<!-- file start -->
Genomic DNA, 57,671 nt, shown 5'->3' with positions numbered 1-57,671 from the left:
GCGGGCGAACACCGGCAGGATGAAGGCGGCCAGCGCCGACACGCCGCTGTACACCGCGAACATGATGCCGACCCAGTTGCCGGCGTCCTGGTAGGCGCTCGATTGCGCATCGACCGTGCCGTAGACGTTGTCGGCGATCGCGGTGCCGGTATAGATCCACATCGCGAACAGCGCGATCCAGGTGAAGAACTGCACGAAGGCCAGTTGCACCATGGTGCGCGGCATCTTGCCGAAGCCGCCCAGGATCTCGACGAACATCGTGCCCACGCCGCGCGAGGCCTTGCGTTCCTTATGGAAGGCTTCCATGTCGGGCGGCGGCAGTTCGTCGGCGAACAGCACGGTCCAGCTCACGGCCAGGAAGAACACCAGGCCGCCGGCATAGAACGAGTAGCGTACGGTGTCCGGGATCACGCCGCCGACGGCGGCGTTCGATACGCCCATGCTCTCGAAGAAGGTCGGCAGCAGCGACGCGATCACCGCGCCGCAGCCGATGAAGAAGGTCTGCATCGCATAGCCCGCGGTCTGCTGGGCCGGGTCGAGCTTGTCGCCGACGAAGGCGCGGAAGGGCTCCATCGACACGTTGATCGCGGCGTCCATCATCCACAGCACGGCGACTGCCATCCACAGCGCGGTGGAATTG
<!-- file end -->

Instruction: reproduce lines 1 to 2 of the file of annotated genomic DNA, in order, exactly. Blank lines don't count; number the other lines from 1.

Genomic DNA, 57,671 nt, shown 5'->3' with positions numbered 1-57,671 from the left:
GCGGGCGAACACCGGCAGGATGAAGGCGGCCAGCGCCGACACGCCGCTGTACACCGCGAACATGATGCCGACCCAGTTGCCGGCGTCCTGGTAGGCGCTCGATTGCGCATCGACCGTGCCGTAGACGTTGTCGGCGATCGCGGTGCCGGTATAGATCCACATCGCGAACAGCGCGATCCAGGTGAAGAACTGCACGAAGGCCAGTTGCACCATGGTGCGCGGCATCTTGCCGAAGCCGCCCAGGATCTCGACGAACATCGTGCCCACGCCGCGCGAGGCCTTGCGTTCCTTATGGAAGGCTTCCATGTCGGGCGGCGGCAGTTCGTCGGCGAACAGCACGGTCCAGCTCACGGCCAGGAAGAACACCAGGCCGCCGGCATAGAACGAGTAGCGTACGGTGTCCGGGATCACGCCGCCGACGGCGGCGTTCGATACGCCCATGCTCTCGAAGAAGGTCGGCAGCAGCGACGCGATCACCGCGCCGCAGCCGATGAAGAAGGTCTGCATCGCATAGCCCGCGGTCTGCTGGGCCGGGTCGAGCTTGTCGCCGACGAAGGCGCGGAAGGGCTCCATCGACACGTTGATCGCGGCGTCCATCATCCACAGCACGGCGACTGCCATCCACAGCGCGGTGGAATTG